A lawyer representing VanWhy told NBC News, “I think that they were running a scheme to hold people as long as possible, to bill their insurance as long as possible before kicking them out the door, and then filling the bed with someone else.”
According to the Arkansas Attorney General’s website, “Medicaid fraud occurs when providers use the Medicaid program to obtain money [to] which they are not entitled. Providers who are convicted of Medicaid fraud may lose their eligibility to be a provider in the Arkansas Medicaid program and may have their professional licenses revoked. Convictions may also carry prison terms and large fines.” In a letter to the Medical Board, Hyatt says that he resigned not because of any wrongdoing but so that “the Board may continue its important work without delay or distraction” and that he “will continue to defend [himself] in the proper forum against the false allegations being made against [him].”
According to NBC News, Hyatt’s legal team says that the conclusions being drawn are speculative and that these allegations are part of a “vicious attack” on Hyatt’s character.
Northwest Medical Center is set to repay $1.1 million to the Arkansas Medicaid program in a settlement. It is not yet known whether Hyatt will be prosecuted.
According to Dennis Sawan, an attorney at the Nick Schnyder Law Firm, Hyatt’s case is “odd but perhaps not as rare as we’d like to think.” Sawan says that the patients are the real victims here, as they simply want good healthcare treatment and aren’t typically in the frame of mind to ensure correct billing practices.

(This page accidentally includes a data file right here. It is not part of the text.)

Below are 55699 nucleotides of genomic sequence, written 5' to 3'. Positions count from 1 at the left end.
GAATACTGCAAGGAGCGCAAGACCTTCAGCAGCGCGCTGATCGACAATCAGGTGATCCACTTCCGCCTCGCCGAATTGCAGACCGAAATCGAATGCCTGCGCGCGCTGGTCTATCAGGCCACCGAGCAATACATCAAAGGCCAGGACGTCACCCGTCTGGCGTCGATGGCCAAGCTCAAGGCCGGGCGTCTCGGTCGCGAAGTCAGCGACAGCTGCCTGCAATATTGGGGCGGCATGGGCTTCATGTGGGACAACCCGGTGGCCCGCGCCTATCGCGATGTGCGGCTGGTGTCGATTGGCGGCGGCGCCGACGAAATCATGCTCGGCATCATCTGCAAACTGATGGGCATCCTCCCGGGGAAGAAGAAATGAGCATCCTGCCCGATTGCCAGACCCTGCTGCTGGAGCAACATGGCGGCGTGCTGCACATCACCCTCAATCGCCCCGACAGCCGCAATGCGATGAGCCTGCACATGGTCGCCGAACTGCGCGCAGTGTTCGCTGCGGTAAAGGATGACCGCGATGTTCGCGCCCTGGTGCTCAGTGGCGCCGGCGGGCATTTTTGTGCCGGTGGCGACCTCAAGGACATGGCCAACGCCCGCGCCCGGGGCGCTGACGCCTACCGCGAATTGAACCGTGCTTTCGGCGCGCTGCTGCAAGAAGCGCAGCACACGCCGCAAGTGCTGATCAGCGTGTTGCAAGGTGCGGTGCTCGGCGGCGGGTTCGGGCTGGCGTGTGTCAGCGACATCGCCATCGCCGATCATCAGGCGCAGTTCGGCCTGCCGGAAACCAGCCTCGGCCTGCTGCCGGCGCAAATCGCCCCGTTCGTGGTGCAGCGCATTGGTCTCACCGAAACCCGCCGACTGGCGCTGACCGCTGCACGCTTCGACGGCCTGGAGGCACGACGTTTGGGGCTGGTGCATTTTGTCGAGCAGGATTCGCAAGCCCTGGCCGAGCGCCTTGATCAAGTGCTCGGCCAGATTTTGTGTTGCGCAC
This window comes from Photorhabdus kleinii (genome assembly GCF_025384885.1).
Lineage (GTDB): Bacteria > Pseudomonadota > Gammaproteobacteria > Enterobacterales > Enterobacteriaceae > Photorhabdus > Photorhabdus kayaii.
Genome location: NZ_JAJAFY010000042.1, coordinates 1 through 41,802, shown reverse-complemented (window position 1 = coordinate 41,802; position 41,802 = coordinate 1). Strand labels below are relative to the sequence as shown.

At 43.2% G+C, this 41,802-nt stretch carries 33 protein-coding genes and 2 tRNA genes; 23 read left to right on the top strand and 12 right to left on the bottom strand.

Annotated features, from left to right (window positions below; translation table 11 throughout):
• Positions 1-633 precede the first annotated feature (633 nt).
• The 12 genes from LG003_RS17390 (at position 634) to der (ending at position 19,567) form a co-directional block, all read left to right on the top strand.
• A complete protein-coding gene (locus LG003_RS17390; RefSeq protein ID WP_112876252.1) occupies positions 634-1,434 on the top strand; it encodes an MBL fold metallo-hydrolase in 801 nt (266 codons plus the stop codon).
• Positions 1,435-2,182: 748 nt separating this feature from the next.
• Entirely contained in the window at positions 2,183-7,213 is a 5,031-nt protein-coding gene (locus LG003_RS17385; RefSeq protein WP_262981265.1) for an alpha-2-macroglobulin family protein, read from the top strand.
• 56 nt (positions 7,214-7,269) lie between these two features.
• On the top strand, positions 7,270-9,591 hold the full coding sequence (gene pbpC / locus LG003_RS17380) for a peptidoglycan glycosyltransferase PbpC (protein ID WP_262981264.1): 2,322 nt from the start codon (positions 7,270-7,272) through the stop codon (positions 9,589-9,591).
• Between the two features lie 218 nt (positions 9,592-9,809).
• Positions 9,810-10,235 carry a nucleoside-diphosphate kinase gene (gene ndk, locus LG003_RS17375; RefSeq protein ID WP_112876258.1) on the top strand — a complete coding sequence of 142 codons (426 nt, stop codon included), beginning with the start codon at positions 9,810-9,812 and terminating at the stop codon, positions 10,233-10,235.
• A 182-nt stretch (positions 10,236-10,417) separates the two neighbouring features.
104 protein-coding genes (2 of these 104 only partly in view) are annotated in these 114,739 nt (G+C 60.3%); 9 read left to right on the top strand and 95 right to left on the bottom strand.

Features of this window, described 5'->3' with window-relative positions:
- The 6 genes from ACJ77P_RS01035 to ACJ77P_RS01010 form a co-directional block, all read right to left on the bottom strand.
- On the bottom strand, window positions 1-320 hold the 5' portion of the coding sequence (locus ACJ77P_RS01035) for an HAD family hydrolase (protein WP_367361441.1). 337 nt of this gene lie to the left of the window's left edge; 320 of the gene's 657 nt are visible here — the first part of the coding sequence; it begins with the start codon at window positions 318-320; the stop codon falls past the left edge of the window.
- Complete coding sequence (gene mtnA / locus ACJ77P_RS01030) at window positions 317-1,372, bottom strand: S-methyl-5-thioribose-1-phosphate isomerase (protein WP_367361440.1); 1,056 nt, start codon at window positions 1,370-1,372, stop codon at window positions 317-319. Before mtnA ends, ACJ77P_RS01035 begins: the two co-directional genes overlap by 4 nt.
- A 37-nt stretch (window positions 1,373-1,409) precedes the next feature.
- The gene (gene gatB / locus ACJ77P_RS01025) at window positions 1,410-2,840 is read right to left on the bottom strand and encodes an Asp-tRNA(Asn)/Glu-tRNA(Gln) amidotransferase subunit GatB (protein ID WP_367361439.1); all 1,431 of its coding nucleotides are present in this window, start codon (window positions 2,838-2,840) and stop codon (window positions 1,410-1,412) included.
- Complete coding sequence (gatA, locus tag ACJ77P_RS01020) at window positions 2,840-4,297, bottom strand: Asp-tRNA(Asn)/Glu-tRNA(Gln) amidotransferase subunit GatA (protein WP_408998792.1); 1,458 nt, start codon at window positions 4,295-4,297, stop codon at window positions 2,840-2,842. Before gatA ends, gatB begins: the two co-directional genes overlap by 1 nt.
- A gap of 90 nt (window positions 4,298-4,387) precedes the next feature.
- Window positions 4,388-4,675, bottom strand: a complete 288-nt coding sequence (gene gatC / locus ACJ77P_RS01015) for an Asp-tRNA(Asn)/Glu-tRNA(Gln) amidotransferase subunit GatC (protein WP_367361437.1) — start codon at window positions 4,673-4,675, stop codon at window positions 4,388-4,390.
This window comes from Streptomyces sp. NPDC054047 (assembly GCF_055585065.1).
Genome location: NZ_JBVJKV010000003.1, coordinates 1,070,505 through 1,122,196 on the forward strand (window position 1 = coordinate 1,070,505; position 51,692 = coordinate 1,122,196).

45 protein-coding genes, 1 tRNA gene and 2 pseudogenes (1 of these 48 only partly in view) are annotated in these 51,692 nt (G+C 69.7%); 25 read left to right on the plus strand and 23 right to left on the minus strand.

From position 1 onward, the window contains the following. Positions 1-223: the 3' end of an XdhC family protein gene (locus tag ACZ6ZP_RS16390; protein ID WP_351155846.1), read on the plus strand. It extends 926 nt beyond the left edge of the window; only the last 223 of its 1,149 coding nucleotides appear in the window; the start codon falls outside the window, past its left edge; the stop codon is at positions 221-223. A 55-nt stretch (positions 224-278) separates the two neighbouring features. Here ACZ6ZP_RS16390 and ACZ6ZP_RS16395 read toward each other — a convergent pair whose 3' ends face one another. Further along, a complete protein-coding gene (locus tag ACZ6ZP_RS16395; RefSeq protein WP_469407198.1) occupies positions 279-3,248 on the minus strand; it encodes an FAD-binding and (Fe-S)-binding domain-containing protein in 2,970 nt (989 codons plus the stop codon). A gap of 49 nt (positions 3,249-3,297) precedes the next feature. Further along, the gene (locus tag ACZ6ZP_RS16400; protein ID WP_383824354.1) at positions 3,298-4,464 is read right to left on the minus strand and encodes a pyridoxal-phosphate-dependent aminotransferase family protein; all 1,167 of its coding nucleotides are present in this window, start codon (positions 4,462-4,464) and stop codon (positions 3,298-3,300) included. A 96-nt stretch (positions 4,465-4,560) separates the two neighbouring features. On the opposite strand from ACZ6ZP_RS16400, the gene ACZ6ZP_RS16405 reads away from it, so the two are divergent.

“Exposing this type of behavior usually takes a deep, institutional understanding of complex medical coding and billing,” Sawan says, “as well as firsthand information from patients as to what procedures they underwent. And for a number of reasons, not least of which is patient privacy, this type of behavior can often remain in the dark for long periods of time.”
Sawan explains that medical insurance fraud comes with stiff criminal penalties: “This could include a $250,000 penalty and up to 10 years in prison for healthcare fraud and up to a $250,000 penalty and five years in prison for each violation of 18 USC 3729, commonly known as the ‘false claims act,’” Sewan says. “This law makes it a crime to knowingly present a false claim to the government for payment.”
What is the bigger picture problem?
According to Dr. Ryan Sultan, MD, Assistant Professor of Clinical Psychiatrist at Columbia University Medical Center and Medical Director of Integrative Psych, “These stories periodically show up: a single doctor or a for-profit medical group that is billing Medicaid or Medicare drops the ball on care and is accused of billing for services they didn’t provide. [But] I think it’s less helpful to concentrate on the person or group that took advantage of the system.”
Dr. Sultan says it’s important to “Concentrate on what systemic problems exist that promote this bad behavior. In the case of government-funded health insurance payments, particularly Medicaid, the rates that medical groups get…[make it] difficult to break even. Thus, fewer groups accept these insurances, and the ones that do are more likely to engage in unscrupulous behaviors to make a buck.”
Dr. Sultan says that mental health and primary care may be the worst of all the offenders in this low-payment system. “Most clinics that accept Medicaid are worker-required by an outside entity and/or subsidized by another agency,” he notes.